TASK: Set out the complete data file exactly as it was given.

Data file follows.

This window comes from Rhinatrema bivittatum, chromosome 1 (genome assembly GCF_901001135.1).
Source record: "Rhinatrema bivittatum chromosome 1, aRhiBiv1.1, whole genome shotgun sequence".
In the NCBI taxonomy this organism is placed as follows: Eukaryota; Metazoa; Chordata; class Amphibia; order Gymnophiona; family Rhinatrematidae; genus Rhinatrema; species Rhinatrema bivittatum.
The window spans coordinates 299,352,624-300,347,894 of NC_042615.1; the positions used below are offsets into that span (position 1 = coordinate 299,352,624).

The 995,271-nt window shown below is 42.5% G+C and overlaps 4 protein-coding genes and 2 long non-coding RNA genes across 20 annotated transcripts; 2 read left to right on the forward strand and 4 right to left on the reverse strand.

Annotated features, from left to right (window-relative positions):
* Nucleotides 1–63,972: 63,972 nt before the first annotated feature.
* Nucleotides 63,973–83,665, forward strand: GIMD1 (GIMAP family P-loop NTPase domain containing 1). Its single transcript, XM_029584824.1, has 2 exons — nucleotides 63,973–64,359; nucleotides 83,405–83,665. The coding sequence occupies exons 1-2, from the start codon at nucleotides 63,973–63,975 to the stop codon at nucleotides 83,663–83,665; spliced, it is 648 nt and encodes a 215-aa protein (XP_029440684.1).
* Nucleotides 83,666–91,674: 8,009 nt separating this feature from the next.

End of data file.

This window comes from Rhinatrema bivittatum, chromosome 1 (genome assembly GCF_901001135.1).
Source record: "Rhinatrema bivittatum chromosome 1, aRhiBiv1.1, whole genome shotgun sequence".
In the NCBI taxonomy this organism is placed as follows: Eukaryota; Metazoa; Chordata; class Amphibia; order Gymnophiona; family Rhinatrematidae; genus Rhinatrema; species Rhinatrema bivittatum.
The window spans coordinates 299,352,624-300,347,894 of NC_042615.1; the positions used below are offsets into that span (position 1 = coordinate 299,352,624).

The 995,271-nt window shown below is 42.5% G+C and overlaps 4 protein-coding genes and 2 long non-coding RNA genes across 20 annotated transcripts; 2 read left to right on the forward strand and 4 right to left on the reverse strand.

Annotated features, from left to right (window-relative positions):
* Nucleotides 1–63,972: 63,972 nt before the first annotated feature.
* Nucleotides 63,973–83,665, forward strand: GIMD1 (GIMAP family P-loop NTPase domain containing 1). Its single transcript, XM_029584824.1, has 2 exons — nucleotides 63,973–64,359; nucleotides 83,405–83,665. The coding sequence occupies exons 1-2, from the start codon at nucleotides 63,973–63,975 to the stop codon at nucleotides 83,663–83,665; spliced, it is 648 nt and encodes a 215-aa protein (XP_029440684.1).
* Nucleotides 83,666–91,674: 8,009 nt separating this feature from the next.